Materials that undergo gasification must be supplied in a state that ensures efficient conversion, and the products of conversion must be treated to remove impurities, and extract the most important constituents. These cleaning and treatment measures all involve energy.
To achieve some degree of energy conservation, circular economic practices like recycling are often implemented in gasification. Heat energy can be recycled by using heated feedstock and product gases as gasifying agents to provide the temperature needed for further gasification of untreated materials. Energy efficiency can also be achieve through additional measures like cyclic usage of cooling fluids.
4). High Sensitivity
Another disadvantage of gasification is its high level of sensitivity.
Gasification can be described as a highly-sensitive process, because it is influenced by multiple physicochemical and biological factors.
These factors include the composition and physical state of feedstock, temperature and pressure of the system, and operational condition of the gasifier .
Minor unfavorable shifts in any of the influential parameters can affect the entire process adversely, in terms of its effectiveness, safety, and quality and products.
Due to its sensitivity, gasification can be demanding in terms of supervision, unlike other spontaneous processes like direct combustion.
5). Time Consumption (as one of the Disadvantages of Gasification)
Gasification is a time-consuming process, especially in as a result of multiple treatment stages.
Pretreatment and post-treatment all involve measures to remove unwanted constituents from feedstock or products of gasification. These measures make gasification more time-intensive, and add to the operational cost involved.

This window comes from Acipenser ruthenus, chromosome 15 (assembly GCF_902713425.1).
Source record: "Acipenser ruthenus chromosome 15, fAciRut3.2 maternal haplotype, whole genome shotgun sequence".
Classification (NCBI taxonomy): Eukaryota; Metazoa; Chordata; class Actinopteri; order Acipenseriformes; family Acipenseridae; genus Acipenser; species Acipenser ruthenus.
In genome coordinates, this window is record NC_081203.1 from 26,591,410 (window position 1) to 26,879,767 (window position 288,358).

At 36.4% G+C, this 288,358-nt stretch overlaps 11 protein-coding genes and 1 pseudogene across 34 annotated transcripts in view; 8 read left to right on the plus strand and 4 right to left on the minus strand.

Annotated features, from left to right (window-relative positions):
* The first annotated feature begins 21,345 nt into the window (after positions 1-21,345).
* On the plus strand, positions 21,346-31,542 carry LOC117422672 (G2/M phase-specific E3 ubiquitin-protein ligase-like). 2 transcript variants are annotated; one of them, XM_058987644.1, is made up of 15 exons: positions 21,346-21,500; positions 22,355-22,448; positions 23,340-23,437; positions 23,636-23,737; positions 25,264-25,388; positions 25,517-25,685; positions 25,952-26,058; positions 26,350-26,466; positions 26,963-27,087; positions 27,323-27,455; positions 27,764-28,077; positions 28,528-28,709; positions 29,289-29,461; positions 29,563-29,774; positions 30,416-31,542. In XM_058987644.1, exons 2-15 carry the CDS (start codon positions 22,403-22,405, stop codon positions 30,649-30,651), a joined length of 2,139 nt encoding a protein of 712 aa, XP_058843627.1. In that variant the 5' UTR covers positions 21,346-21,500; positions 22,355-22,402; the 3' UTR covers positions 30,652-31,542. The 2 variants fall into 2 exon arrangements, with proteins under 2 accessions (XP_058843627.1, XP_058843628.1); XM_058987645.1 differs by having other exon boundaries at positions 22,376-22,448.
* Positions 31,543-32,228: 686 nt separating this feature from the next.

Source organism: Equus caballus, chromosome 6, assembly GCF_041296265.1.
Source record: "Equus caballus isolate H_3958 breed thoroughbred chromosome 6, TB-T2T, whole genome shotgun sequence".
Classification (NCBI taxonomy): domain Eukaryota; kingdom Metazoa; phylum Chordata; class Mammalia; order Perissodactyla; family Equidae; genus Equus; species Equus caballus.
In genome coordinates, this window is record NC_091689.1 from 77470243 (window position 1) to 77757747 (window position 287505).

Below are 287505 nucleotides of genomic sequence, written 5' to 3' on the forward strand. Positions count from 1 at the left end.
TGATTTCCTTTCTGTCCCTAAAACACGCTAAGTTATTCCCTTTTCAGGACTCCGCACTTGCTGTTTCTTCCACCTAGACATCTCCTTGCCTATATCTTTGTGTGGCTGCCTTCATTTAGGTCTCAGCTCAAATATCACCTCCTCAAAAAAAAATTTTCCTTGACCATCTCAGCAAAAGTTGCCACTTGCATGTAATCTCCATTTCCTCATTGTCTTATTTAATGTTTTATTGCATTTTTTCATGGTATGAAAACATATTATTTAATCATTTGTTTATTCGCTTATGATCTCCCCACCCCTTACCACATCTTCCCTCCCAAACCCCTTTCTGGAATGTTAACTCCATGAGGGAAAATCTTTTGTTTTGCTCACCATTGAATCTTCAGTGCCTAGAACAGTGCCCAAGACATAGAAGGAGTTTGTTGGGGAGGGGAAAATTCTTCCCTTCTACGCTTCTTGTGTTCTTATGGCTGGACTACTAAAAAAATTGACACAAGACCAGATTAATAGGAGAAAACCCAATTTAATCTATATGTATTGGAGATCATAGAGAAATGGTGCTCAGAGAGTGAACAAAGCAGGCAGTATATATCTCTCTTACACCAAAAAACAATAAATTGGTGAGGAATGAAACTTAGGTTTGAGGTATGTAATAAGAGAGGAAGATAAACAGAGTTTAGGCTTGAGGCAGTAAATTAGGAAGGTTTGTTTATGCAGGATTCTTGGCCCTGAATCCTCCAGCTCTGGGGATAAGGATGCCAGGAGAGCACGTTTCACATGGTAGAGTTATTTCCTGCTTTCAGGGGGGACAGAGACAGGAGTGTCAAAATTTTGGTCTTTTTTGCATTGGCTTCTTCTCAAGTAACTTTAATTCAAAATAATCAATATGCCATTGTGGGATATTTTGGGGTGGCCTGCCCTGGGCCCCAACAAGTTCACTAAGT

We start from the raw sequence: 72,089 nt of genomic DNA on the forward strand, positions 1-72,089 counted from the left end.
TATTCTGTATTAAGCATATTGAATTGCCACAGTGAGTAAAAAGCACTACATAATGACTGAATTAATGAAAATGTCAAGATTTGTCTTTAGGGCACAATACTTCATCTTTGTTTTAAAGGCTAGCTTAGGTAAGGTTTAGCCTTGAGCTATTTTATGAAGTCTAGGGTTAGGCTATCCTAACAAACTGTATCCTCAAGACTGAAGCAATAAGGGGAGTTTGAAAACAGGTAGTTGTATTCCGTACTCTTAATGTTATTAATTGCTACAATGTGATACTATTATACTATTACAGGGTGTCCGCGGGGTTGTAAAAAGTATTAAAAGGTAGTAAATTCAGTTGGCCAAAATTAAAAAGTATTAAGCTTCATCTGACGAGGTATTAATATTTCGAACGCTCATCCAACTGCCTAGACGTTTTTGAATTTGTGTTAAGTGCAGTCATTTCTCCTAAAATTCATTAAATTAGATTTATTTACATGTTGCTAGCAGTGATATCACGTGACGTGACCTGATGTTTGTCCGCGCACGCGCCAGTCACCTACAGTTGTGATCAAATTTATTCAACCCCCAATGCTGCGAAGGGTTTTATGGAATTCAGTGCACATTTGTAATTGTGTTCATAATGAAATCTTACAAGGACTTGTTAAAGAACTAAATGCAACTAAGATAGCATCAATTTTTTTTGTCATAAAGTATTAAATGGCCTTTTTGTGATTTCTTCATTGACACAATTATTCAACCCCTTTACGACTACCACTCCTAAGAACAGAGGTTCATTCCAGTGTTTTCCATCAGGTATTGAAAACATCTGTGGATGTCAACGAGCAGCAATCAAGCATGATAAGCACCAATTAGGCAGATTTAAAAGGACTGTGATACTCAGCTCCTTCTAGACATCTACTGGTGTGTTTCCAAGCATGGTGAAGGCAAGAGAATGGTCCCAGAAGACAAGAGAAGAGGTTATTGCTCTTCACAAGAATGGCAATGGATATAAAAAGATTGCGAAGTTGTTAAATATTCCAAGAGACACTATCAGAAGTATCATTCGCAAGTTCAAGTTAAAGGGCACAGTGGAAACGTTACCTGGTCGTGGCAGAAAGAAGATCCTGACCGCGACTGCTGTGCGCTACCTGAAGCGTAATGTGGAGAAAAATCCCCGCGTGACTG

Disadvantages of gasification are;
1. Toxin Formation
2. Operational Safety Problem
3. Energy Demand
4. High Sensitivity
5. Time Consumption
1). Prabhansu; Vallabhbhai, S.; Karmakar, M.; Chandra, P.; Chatterjee, P. K. (2014). “A study on the effective treatment of toxic emissions in coal gasification.” Environmental Issues and Food Security in India. Available at: https://www.researchgate.net/publication/298857903_A_study_on_the_effective_treatment_of_toxic_emissions_in_coal_gasification. (Accessed 7 October 2022).
2). Stasiek, J. A.; Baranski, J.; Jewartowski, M.; Wajs, J. (2021). “Gasification of Densified Biomass (DB) and Municipal Solid Wastes (MSW) Using HTA/SG Technology.” Processes 2021, 9(12), 2178. Available at: https://doi.org/10.3390/pr9122178. (Accessed 8 October 2022).
3). Werle, S. (2014). “Impact of feedstock properties and operating conditions on sewage sludge gasification in a fixed bed gasifier.” Waste Management & Research 32(10). Available at: https://doi.org/10.1177/0734242X14535654. (Accessed 8 October 2022).
4). Yun, Y.; Gu, J. H.; Chung, S. W. (2019). “Accident Cases and Safety Issues in Gasification Plants: Proceedings of 6th IconSWM 2016.” Waste Management and Resource Efficiency (pp.695-705). Available at: https://doi.org/10.1007/978-981-10-7290-1_58. (Accessed 7 October 2022).